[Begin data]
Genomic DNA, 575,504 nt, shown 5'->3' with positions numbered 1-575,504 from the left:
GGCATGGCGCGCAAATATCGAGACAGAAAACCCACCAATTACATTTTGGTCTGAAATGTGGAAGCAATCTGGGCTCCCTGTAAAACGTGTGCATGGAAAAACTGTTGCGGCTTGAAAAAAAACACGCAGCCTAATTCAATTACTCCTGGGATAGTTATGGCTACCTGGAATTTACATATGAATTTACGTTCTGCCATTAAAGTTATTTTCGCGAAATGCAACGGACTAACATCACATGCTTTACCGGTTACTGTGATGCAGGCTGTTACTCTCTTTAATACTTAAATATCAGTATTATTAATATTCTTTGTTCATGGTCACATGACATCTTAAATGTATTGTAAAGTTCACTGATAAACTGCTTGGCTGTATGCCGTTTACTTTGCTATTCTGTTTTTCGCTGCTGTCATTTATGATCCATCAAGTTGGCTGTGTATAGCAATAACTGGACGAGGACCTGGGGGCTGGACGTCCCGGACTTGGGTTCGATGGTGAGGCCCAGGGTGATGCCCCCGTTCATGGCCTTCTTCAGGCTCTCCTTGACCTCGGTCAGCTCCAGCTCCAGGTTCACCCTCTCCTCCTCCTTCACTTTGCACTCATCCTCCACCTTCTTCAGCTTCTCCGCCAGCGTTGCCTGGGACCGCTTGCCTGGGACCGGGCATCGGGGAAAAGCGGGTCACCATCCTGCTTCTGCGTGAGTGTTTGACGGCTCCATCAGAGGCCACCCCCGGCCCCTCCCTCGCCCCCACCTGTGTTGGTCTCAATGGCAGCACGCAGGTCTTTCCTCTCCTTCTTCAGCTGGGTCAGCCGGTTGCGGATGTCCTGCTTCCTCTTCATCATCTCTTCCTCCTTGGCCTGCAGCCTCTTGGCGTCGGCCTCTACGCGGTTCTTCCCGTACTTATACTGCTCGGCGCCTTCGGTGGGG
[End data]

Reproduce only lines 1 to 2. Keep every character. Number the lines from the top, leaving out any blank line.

Genomic DNA, 575,504 nt, shown 5'->3' with positions numbered 1-575,504 from the left:
GGCATGGCGCGCAAATATCGAGACAGAAAACCCACCAATTACATTTTGGTCTGAAATGTGGAAGCAATCTGGGCTCCCTGTAAAACGTGTGCATGGAAAAACTGTTGCGGCTTGAAAAAAAACACGCAGCCTAATTCAATTACTCCTGGGATAGTTATGGCTACCTGGAATTTACATATGAATTTACGTTCTGCCATTAAAGTTATTTTCGCGAAATGCAACGGACTAACATCACATGCTTTACCGGTTACTGTGATGCAGGCTGTTACTCTCTTTAATACTTAAATATCAGTATTATTAATATTCTTTGTTCATGGTCACATGACATCTTAAATGTATTGTAAAGTTCACTGATAAACTGCTTGGCTGTATGCCGTTTACTTTGCTATTCTGTTTTTCGCTGCTGTCATTTATGATCCATCAAGTTGGCTGTGTATAGCAATAACTGGACGAGGACCTGGGGGCTGGACGTCCCGGACTTGGGTTCGATGGTGAGGCCCAGGGTGATGCCCCCGTTCATGGCCTTCTTCAGGCTCTCCTTGACCTCGGTCAGCTCCAGCTCCAGGTTCACCCTCTCCTCCTCCTTCACTTTGCACTCATCCTCCACCTTCTTCAGCTTCTCCGCCAGCGTTGCCTGGGACCGCTTGCCTGGGACCGGGCATCGGGGAAAAGCGGGTCACCATCCTGCTTCTGCGTGAGTGTTTGACGGCTCCATCAGAGGCCACCCCCGGCCCCTCCCTCGCCCCCACCTGTGTTGGTCTCAATGGCAGCACGCAGGTCTTTCCTCTCCTTCTTCAGCTGGGTCAGCCGGTTGCGGATGTCCTGCTTCCTCTTCATCATCTCTTCCTCCTTGGCCTGCAGCCTCTTGGCGTCGGCCTCTACGCGGTTCTTCCCGTACTTATACTGCTCGGCGCCTTCGGTGGGG